Occasionally, a breakout event attracts national attention to Appalachia. Visits by Political and economic attention came when John F. Kennedy and Lyndon B. Johnson focused the nation’s attention on the region in the 1960s and J.D. Vance’s Hillbilly Elegy did the same in 2016. For 2019, outstanding athletic ability has caught the national eye and swung it to southeast Ohio.
Last week, Louisiana State University quarterback Joe Burrow won the Heisman Trophy. The Washington Post had noted his hometown support in The Plains when its reporter saw “clusters of purple and gold” sprouting up around town. Cajun Country has annexed southeast Ohio.
Burrow’s success has brought the spotlight again to the area, and he hasn’t forgotten his roots. During his acceptance speech at the Heisman ceremony, Burrow took the time to talk of where he came from:
Coming from southeast Ohio, it’s a very impoverished area and the poverty rate is almost two times the national average. There’s so many people there that don’t have a lot. And I’m up here for all those kids in Athens and Athens County that go home to not a lot of food on the table, hungry after school. You guys can be up here, too.
Athens County is routinely the highest-poverty county in southeast Ohio. Appalachian Ohio has a poverty rate of 17.2 percent, according to the most recent data from the U.S. Census Bureau, but Athens County is much higher at 30.2 percent. The U.S. average is 14.2 percent. The number gets slightly inflated due to Ohio University’s student population, but the high poverty rate remains even after adjusting for students. The Athens News noted that almost 75 percent of students were on a free or reduced lunch program at The Plains Elementary School.
The poverty problem isn’t new, either. Looking back at poverty rates in the region in 1980, Athens County has held its position as one of the poorest counties in Ohio.
Economic growth in Ohio’s rural and urban areas have been comparable. Urban areas have seen 9.2 percent growth compared to 7.6 percent in rural areas, according to Mark Partridge, an economics professor at Ohio State University. Only a handful of states have done better. Athens County’s employment is generally driven by Ohio University, O’Bleness Hospital, Athens County government, Hocking College, Walmart, and Athens City Schools.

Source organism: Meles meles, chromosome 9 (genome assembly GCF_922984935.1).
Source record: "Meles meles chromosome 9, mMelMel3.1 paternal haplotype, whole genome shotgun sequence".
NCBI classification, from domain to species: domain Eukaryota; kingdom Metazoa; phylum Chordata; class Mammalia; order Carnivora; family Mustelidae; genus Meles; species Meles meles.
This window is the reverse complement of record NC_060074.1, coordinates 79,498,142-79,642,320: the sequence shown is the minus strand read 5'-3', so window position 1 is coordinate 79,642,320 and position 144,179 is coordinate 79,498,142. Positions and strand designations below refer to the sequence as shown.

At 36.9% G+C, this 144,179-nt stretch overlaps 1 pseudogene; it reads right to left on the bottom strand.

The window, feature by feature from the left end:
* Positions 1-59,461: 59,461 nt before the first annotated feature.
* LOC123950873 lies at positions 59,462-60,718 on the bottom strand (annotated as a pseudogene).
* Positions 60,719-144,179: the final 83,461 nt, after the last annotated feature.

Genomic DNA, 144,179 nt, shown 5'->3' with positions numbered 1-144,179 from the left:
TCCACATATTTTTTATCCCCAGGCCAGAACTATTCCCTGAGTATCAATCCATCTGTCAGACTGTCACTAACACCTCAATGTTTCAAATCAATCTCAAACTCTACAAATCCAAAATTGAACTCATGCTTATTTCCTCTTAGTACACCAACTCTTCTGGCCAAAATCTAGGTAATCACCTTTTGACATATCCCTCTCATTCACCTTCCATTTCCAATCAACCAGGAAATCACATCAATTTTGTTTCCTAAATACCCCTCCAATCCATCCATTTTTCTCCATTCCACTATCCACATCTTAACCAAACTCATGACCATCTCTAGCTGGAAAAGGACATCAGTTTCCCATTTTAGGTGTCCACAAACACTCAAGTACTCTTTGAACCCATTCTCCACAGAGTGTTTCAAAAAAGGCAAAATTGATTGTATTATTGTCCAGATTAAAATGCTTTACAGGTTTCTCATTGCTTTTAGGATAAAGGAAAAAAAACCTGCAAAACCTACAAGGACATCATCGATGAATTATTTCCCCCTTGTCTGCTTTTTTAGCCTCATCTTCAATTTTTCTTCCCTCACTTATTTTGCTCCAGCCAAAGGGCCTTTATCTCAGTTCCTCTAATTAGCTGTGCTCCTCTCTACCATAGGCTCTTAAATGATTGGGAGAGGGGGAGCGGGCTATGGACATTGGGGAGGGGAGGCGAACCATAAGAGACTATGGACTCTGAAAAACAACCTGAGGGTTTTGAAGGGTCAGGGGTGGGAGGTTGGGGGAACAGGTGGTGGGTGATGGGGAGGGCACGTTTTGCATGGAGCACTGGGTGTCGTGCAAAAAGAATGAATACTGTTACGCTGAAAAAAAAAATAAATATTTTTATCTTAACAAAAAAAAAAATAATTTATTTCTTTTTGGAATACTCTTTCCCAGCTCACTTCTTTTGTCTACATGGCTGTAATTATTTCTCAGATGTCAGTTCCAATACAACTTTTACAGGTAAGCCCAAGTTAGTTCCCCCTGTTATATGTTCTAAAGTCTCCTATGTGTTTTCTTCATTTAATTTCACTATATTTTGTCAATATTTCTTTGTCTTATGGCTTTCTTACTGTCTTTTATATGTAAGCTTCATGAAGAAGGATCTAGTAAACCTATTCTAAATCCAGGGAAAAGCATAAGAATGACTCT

Some rural places Partridge mentioned, such as Athens, are “not booming, but they’re definitely hanging in there,” he noted. Without many private businesses expanding and adding jobs, Athens’ growth will lag other nearby counties that are less reliant on the public sector.
Sometimes, those areas need an extra boost. And Burrow’s Heisman speech inspired a fundraising drive for the Athens County Food Pantry.
It’s gone viral. Grateful LSU fans, Ohioans, and others have donated in droves: $300,000 has already been raised.
Will Drabold, who started the fundraiser, noted the effect of Burrow’s speech and the fundraiser at The Plains Elementary:
One of my wife’s 3rd graders came up to my wife and said, “I go to the food bank,” with her eyes beaming. She was proud to say that she did. She was proud!
This is the whole point. This is why I felt motivated to start this after watching Joey’s speech. Joey inspired a generation of children in Appalachian Ohio. Some of these kids don’t get toys for Christmas. Some get their food from the food pantry. You cannot beat the power of role models and inspiration in their lives. None of these kids, who are in the same classrooms Joey was, will ever forget this.
Burrow’s success has highlighted the strength of the area’s community. Too much lazy journalism casts Appalachia as hopeless and dependent. Even some locals who would show visitors around the area have stopped. But like many others, communities in the region respect the work and dedication of the people who live there. It sticks with the people who leave, who want to give back when they can.
Burrow has done two great things: He reached the peak of individual achievement of college football and could bring home a national championship in a few weeks, and he’s done great good for the most vulnerable in his home community.
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Anthony Hennen is a co-founder and managing editor of expatalachians and managing editor at the James G. Martin Center for Academic Renewal in Raleigh, North Carolina.